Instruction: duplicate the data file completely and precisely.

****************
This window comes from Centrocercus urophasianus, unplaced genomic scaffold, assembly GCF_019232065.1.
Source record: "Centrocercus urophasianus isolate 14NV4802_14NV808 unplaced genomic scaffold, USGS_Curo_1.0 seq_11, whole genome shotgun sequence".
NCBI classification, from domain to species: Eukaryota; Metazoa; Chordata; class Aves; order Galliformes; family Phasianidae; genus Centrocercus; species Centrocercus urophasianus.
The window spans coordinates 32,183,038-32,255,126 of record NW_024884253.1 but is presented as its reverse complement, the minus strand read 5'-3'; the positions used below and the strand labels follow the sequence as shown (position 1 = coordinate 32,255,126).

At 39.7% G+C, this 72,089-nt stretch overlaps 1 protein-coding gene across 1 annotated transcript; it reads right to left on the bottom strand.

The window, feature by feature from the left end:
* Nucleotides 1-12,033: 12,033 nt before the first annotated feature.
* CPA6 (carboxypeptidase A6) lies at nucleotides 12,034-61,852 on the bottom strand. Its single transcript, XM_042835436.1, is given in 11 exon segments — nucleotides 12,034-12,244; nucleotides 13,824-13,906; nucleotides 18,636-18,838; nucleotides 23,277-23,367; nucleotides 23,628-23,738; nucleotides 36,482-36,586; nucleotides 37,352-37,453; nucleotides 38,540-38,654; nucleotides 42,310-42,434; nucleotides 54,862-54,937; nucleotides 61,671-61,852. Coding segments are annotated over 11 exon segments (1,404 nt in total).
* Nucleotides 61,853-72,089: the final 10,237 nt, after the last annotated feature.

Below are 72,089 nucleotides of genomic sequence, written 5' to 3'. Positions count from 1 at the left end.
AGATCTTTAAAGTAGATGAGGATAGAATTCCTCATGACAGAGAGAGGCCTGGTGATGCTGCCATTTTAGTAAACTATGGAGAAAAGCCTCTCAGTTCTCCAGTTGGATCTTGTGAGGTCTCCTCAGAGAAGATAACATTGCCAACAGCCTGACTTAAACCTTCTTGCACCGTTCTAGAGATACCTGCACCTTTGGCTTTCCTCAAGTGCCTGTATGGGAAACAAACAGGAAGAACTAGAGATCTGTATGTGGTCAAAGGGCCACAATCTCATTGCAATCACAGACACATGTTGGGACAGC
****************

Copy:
This window comes from Centrocercus urophasianus, unplaced genomic scaffold, assembly GCF_019232065.1.
Source record: "Centrocercus urophasianus isolate 14NV4802_14NV808 unplaced genomic scaffold, USGS_Curo_1.0 seq_11, whole genome shotgun sequence".
NCBI classification, from domain to species: Eukaryota; Metazoa; Chordata; class Aves; order Galliformes; family Phasianidae; genus Centrocercus; species Centrocercus urophasianus.
The window spans coordinates 32,183,038-32,255,126 of record NW_024884253.1 but is presented as its reverse complement, the minus strand read 5'-3'; the positions used below and the strand labels follow the sequence as shown (position 1 = coordinate 32,255,126).

At 39.7% G+C, this 72,089-nt stretch overlaps 1 protein-coding gene across 1 annotated transcript; it reads right to left on the bottom strand.

The window, feature by feature from the left end:
* Nucleotides 1-12,033: 12,033 nt before the first annotated feature.
* CPA6 (carboxypeptidase A6) lies at nucleotides 12,034-61,852 on the bottom strand. Its single transcript, XM_042835436.1, is given in 11 exon segments — nucleotides 12,034-12,244; nucleotides 13,824-13,906; nucleotides 18,636-18,838; nucleotides 23,277-23,367; nucleotides 23,628-23,738; nucleotides 36,482-36,586; nucleotides 37,352-37,453; nucleotides 38,540-38,654; nucleotides 42,310-42,434; nucleotides 54,862-54,937; nucleotides 61,671-61,852. Coding segments are annotated over 11 exon segments (1,404 nt in total).
* Nucleotides 61,853-72,089: the final 10,237 nt, after the last annotated feature.

Below are 72,089 nucleotides of genomic sequence, written 5' to 3'. Positions count from 1 at the left end.
AGATCTTTAAAGTAGATGAGGATAGAATTCCTCATGACAGAGAGAGGCCTGGTGATGCTGCCATTTTAGTAAACTATGGAGAAAAGCCTCTCAGTTCTCCAGTTGGATCTTGTGAGGTCTCCTCAGAGAAGATAACATTGCCAACAGCCTGACTTAAACCTTCTTGCACCGTTCTAGAGATACCTGCACCTTTGGCTTTCCTCAAGTGCCTGTATGGGAAACAAACAGGAAGAACTAGAGATCTGTATGTGGTCAAAGGGCCACAATCTCATTGCAATCACAGACACATGTTGGGACAGC